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What's New In Sports, NFL CBA, Sharapova Retires, Burrows At NFL Combine

February 28, 2020

Photo: From Kirby Lee | USA TODAY Sports

The NFL’s proposed collective bargaining agreement has been passed on to the players for a full vote, but several of those players have made it clear they’re opposed to the deal.

Green Bay Packers quarterback Aaron Rodgers has been one of the major dissenters in discussions about the current plan and posted a statement to Twitter on Wednesday outlining some of his objections.

Rodgers feels the 17-game schedule was essentially forced on players and argues the league has not compensated players for that extra game by adding more offseason recovery time.

Dwyane Wade would like to be abundantly clear: He’s not pivoting to rap now that he’s retired, despite dropping “Season Ticket Holder” today, a new single that also features Rick Ross, Raphael Saadiq, and Heat lifer Udonis Haslem.

It’s about to be a busy weekend for Wade, whose jersey is being retired at American Airlines Arena on February 22, followed by the debut of his ESPN documentary, Life Unexpected, on February 23. “Season Ticket Holder” is the appetizer, serving as a shout-out to both Miami and Wade’s prolific NBA accolades.

Tennis star Maria Sharapova announced her retirement in an exclusive essay for Vogue and Vanity Fair. Sharapova, 32, won five Grand Slams and was Forbes’ highest-paid female athlete for 11 straight years, but injuries and a suspension for using a banned substance have kept her off the courts for large chunks of the past four years. Her career earnings of $325 million from prize money, endorsements and appearances rank second all-time among women, behind her longtime adversary Serena Williams ($350 million).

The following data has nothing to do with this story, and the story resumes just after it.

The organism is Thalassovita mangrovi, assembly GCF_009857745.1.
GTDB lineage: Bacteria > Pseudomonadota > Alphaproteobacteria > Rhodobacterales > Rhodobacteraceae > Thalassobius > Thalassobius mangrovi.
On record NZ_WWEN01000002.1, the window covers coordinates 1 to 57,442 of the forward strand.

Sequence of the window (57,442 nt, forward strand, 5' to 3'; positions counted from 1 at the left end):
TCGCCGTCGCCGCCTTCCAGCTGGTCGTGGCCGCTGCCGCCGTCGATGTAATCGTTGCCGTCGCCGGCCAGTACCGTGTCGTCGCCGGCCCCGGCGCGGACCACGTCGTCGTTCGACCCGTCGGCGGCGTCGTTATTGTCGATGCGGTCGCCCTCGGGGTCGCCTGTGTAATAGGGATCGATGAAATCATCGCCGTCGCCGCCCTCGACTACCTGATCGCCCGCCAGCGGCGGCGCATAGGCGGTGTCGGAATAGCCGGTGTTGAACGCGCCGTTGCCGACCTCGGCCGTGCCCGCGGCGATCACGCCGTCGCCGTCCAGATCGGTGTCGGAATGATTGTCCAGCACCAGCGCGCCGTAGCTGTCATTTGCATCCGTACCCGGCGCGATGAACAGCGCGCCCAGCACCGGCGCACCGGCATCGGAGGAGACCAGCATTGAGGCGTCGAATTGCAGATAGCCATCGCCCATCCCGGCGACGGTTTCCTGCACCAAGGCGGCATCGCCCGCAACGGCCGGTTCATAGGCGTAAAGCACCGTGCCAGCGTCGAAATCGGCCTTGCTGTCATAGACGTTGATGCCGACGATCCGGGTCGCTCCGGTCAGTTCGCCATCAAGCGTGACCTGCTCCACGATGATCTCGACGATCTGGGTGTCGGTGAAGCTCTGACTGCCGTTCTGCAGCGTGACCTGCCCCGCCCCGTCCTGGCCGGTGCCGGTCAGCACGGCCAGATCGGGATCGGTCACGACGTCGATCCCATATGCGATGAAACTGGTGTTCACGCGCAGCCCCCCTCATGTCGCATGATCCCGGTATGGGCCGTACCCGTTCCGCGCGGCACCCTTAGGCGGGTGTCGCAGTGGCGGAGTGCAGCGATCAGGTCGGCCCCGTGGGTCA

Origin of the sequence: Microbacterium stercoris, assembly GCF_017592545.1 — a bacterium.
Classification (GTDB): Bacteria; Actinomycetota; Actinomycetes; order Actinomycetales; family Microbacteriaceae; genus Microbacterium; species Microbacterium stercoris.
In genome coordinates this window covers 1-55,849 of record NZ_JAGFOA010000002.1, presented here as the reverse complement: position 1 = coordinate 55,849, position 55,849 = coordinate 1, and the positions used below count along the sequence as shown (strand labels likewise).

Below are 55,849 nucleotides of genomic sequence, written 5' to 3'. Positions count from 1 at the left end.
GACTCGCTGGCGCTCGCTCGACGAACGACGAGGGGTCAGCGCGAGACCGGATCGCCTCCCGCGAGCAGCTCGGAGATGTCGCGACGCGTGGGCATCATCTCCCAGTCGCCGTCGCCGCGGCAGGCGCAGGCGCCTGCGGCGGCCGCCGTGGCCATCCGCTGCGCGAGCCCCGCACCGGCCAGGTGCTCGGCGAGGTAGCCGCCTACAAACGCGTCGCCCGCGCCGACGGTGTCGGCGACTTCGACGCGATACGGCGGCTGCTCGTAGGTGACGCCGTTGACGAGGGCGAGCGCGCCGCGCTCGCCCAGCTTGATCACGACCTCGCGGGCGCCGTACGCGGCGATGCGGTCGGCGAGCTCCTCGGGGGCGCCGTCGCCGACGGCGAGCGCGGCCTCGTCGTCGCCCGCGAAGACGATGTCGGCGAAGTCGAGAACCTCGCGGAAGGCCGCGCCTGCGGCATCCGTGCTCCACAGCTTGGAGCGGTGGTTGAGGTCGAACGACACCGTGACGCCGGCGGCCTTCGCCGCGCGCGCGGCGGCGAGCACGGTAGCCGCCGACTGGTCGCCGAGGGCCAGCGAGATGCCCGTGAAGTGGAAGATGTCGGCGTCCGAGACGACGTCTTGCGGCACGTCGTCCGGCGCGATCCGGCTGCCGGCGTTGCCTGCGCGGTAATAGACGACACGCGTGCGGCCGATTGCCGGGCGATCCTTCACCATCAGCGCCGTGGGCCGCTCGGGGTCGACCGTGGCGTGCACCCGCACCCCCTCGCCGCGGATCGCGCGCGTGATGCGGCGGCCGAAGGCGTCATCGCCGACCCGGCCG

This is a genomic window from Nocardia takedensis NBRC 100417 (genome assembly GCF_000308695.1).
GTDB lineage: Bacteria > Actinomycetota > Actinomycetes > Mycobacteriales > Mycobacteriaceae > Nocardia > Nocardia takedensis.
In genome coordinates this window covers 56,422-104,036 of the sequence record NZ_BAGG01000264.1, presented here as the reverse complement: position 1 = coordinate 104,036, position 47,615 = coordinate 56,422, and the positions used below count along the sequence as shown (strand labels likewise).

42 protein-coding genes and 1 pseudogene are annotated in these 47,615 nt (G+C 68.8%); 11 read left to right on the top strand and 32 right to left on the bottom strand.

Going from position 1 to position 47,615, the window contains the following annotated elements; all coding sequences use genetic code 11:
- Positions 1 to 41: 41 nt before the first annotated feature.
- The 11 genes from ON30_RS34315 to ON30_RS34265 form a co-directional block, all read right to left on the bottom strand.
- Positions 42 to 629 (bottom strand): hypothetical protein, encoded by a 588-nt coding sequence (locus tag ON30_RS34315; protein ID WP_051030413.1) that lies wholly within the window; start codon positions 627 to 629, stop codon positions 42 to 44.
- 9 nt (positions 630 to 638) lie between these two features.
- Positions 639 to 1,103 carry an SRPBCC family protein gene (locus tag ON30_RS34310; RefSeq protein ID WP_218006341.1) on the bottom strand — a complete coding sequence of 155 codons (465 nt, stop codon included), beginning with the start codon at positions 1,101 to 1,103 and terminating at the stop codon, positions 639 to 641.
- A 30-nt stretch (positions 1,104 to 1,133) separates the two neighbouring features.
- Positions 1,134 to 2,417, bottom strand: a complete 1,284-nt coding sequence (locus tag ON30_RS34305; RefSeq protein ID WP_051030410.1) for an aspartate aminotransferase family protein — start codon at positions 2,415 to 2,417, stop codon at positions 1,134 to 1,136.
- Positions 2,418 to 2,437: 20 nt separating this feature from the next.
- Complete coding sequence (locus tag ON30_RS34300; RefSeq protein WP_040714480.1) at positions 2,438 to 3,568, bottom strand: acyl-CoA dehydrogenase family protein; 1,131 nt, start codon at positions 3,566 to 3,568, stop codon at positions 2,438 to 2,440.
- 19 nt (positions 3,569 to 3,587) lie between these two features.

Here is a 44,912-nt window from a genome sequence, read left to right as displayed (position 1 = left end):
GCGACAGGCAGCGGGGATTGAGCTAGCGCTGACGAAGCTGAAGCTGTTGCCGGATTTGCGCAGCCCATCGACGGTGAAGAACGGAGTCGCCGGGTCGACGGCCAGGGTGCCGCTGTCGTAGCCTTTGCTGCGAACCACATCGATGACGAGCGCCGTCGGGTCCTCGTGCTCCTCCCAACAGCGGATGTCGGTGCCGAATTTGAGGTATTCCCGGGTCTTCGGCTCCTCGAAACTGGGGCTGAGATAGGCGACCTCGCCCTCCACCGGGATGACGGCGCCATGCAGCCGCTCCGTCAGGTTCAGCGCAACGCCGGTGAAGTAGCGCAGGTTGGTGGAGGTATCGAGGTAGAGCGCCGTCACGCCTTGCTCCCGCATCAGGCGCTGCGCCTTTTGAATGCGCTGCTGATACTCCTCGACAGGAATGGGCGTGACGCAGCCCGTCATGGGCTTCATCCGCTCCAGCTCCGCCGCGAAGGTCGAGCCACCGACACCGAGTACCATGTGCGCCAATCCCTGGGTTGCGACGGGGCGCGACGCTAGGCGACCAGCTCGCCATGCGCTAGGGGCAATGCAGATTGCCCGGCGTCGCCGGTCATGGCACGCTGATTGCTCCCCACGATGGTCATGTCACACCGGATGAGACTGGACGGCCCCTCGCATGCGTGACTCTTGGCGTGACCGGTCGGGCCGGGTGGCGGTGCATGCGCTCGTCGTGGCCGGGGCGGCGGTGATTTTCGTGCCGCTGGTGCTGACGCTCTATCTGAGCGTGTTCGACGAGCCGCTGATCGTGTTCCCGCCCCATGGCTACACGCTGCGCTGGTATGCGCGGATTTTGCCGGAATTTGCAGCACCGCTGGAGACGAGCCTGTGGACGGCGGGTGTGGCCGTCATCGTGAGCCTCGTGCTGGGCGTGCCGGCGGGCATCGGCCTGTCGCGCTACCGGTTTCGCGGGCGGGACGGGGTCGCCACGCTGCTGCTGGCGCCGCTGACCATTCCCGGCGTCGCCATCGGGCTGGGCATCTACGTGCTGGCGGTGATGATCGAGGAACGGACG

There is a new three-batter minimum rule for relief pitchers that’s coming to a big-league ballpark near you this regular season. It’s a pace of game adjustment that’s been a long-time coming, what with eight-man bullpens and starters who can’t get through the sixth inning, turning the last few innings of a baseball game into the final sluggish clicks of a professional basketball game.

The National Hockey League’s (NHL) Anaheim Ducks have extended their naming rights agreement with automotive firm Honda for the next ten years. The arrangement, which sees the team’s home referred to as the Honda Center, will now continue until at least 2031. The new deal adds to the pair’s existing 15-year partnership, which began in 2006.

Minute Media raises $40M more for its user-generated, syndication-based sports publishing platform. Minute Media believes that it has found a way to keep users attention with a platform that brings in user-generated content across a number of its own mostly-sports-based media properties, built organically and by way of acquisition, which it then syndicates to third-party publishing partners.